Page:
In this day and age, we remember December 1 as World AIDS Day. Even with the medical advances in treating HIV and AIDS, it still impacts people around the globe, particularly people of color. In the height of the fear, ignorance, and paranoia of the 1980s, I attended more funerals than I care to remember. Back then, if you were so diagnosed, it was an automatic death sentence– get in the checkout line and wait to die.
I also remember celebrities who made a positive difference in the lives of those living with HIV/AIDS who challenged those notions. Persons such as Elizabeth Taylor, Princess Diana, and Earvin “Magic” Johnson stood as advocates in the fight against this disease, and commendations are the least that can be given, not to mention the countless number of unsung heroes and sheroes who continue to make a difference today.
However, I think of this day for a different reason, one that goes back to the events that unfolded on December 1, 1955, when I was only three and today’s generations were yet to be born.
In Montgomery, Alabama, segregation was the status quo. Ridership of public transportation was predominately Black, yet whites sat in the front of the buses while Blacks sat in the rear. The middle section was a buffer zone: though Blacks could sit there, they had to give up their seat if the “whites only” section was filled and a white passenger wanted it. To add to the absurdity, Black passengers could not sit across the aisle from white passengers.
At the time, Rosa McCauley Parks was a 42-year-old seamstress and a secretary for the NAACP’s Montgomery chapter. On that day, with the “whites only” section full, the bus driver ordered her to give up her seat to a white man. For Rosa, with the memory of Emmett Till’s lynching on her mind, enough was enough, and she said, “No.” She was arrested and charged with disorderly conduct.
That event set into motion a year-long boycott of the Montgomery bus system, which Rev. Martin Luther King, Jr, led. On December 21, 1956, Rosa took her seat in front of the bus. It set the stage for the modern-day Civil Rights movement, which was ultimately for all people. Though Rosa and her husband, Raymond Parks, moved to Detroit, her activism continued. Upon her death on October 24, 2005, her body lay in honor in the rotunda of the U.S. Capitol.
It was one of the high points of my life, as well as humbling, to meet Rosa Parks in Atlanta in 1992. If I didn’t know who she was, to look at her, one would see a petite, pleasant, unassuming woman who could easily be someone’s grandmother or great-grandmother. And yet, I looked into the face of a woman who changed the course of history: an ordinary woman who did something extraordinary.
To anyone who says that their vote won’t count or that one person can’t make a difference, remember this day and Rosa Parks, even if you weren’t born yet. She only said one word, and it brought about change. What more can you do to make a difference wherever you are? We still have a long way to go, and we never know how our lives will touch others.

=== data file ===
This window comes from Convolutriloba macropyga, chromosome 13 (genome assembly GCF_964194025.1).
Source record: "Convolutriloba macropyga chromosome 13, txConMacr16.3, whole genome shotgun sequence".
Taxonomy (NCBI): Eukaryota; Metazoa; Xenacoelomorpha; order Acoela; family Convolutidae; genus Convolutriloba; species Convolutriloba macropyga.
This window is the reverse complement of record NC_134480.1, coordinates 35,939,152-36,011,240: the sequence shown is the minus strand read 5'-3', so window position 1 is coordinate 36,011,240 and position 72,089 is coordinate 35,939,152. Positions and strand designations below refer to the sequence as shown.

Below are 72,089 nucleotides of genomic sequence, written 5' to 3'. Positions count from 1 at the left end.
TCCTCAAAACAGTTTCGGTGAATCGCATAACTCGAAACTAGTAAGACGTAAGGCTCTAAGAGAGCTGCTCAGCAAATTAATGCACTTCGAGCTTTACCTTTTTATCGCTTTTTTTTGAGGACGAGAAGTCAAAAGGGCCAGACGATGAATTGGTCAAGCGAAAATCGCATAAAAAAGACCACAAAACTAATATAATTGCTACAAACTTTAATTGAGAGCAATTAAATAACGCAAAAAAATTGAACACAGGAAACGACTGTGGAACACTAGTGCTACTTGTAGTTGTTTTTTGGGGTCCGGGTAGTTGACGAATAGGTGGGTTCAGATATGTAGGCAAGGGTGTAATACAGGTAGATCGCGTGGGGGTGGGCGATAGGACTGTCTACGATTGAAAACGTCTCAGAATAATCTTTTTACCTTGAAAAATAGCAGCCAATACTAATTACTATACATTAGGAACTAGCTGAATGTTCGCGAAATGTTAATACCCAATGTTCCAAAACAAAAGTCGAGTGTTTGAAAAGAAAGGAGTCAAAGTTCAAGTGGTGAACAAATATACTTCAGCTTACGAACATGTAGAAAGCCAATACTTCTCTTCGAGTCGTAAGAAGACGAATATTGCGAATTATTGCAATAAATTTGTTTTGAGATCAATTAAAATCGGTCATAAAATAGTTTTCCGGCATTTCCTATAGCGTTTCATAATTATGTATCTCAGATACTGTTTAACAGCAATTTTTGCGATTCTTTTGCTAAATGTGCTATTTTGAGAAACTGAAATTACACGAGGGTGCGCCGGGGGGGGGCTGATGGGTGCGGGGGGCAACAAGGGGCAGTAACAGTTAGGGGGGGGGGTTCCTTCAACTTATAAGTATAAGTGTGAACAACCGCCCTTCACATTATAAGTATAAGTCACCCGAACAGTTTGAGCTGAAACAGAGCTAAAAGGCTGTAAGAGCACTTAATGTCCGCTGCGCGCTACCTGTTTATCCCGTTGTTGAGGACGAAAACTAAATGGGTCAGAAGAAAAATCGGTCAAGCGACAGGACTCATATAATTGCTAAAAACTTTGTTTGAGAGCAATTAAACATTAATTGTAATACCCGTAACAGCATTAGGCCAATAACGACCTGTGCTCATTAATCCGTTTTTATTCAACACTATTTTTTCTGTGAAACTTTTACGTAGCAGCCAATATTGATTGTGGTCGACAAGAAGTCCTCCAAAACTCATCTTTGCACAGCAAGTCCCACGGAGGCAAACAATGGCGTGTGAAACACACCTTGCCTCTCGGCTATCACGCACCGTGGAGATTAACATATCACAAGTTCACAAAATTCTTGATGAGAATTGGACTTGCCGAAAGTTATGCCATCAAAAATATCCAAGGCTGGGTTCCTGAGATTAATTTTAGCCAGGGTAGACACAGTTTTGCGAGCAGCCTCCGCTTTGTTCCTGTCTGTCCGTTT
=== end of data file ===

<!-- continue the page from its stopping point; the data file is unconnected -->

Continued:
As Rosa Parks stated, “The only tired I was, was tired of giving in.”
Believe in dreams and never give up.—
W.D. Foster-Graham is an independent novelist from Minneapolis, Minnesota. He received a B.A. in psychology from Luther College, and he was an original member of the multi-Grammy Award-winning ensemble, Sounds of Blackness. He has also been recognized by the International Society of Poets as one of its “Best Poets of 2003.”
His tastes in writing run to family sagas and M/M romance, seasoned with his own brand of African American flavor—at the end of the day, it’s all about the love. He shamelessly admits to a love of romance novels, whodunits, and classic movies of old Hollywood. He was also inspired by the late novelists E. Lynn Harris and Toni Morrison, who believed that an author should write the books he/she/they want to read.
W.D. is a book review editor for Insight News, a Black community newspaper in the Twin Cities. His column is titled, “Sharing Our Stories.”
His Christopher Family Novel series can be found on the shelves of 13 public library system collections in Minnesota, the Des Moines Public Library System in Iowa, and the Quatrefoil (LGBT) Library. Current works in development are a continuation of his series: four M/M romance novels, “To Thine Own Self”(a 30-plus couple), “Dare To Dream” (single dad), “Playa No More” (age gap), “Built to Last” (friends to lovers), and “The Rise of Sherry Payson,” a story seasoned with humor, romance, mystery, and a story within.
Mr. Evans has reported and written for print and on line media outlets including the HuffingtonPost, The Washington Post, The Advocate, Bilerico, BaltimoreOUTloud, Washington Post, Baltimore Gay Life and the Washington Blade. His series of articles on issues such as Intimate Partner Violence and Abuse (IPV/A), Relationships, Depression, and Racism strongly resonate with the LGBTQ Community and its Allies.
To read his work for HUFF PO, visit: https://huffingtonpost.com/wyatt-obrian-evans/
Mr. Evans has written an in-depth, multi-part and award-winning series on racism within the LGBTQ Community for Bilerico..
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